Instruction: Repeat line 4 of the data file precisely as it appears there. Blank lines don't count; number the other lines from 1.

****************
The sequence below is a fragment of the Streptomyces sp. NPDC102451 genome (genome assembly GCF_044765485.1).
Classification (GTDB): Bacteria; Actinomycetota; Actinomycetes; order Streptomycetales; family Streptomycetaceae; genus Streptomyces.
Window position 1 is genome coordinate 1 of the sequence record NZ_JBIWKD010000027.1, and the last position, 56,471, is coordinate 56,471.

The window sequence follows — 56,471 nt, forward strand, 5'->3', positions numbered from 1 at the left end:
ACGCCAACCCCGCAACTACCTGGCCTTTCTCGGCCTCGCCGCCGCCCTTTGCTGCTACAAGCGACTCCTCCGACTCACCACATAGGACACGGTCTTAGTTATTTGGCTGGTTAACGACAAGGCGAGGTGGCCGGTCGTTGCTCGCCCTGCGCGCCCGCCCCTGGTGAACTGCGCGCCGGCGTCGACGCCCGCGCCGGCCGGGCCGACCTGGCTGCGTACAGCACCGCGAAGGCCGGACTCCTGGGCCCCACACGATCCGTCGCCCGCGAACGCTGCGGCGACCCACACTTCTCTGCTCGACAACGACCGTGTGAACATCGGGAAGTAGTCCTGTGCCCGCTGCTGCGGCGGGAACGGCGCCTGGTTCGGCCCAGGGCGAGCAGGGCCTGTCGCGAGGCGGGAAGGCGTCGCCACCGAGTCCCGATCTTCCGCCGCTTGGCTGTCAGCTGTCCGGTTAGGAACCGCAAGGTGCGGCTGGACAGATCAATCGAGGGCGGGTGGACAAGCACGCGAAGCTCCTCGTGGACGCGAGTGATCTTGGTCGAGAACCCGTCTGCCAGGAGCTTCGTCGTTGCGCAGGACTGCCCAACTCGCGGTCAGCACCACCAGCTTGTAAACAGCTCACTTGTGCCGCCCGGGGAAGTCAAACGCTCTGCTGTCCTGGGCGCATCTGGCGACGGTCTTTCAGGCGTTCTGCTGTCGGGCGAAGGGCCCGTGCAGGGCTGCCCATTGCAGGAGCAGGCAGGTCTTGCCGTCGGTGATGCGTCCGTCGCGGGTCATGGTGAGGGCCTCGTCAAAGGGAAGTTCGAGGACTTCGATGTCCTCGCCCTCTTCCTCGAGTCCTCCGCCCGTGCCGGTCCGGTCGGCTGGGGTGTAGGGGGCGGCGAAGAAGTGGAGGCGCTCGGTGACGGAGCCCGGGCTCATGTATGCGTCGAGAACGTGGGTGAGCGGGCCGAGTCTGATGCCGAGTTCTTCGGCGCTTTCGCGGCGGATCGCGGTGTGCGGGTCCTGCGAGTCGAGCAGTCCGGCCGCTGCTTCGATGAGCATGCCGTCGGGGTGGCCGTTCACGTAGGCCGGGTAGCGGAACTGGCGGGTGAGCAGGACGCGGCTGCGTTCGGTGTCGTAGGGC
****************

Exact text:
The window sequence follows — 56,471 nt, forward strand, 5'->3', positions numbered from 1 at the left end: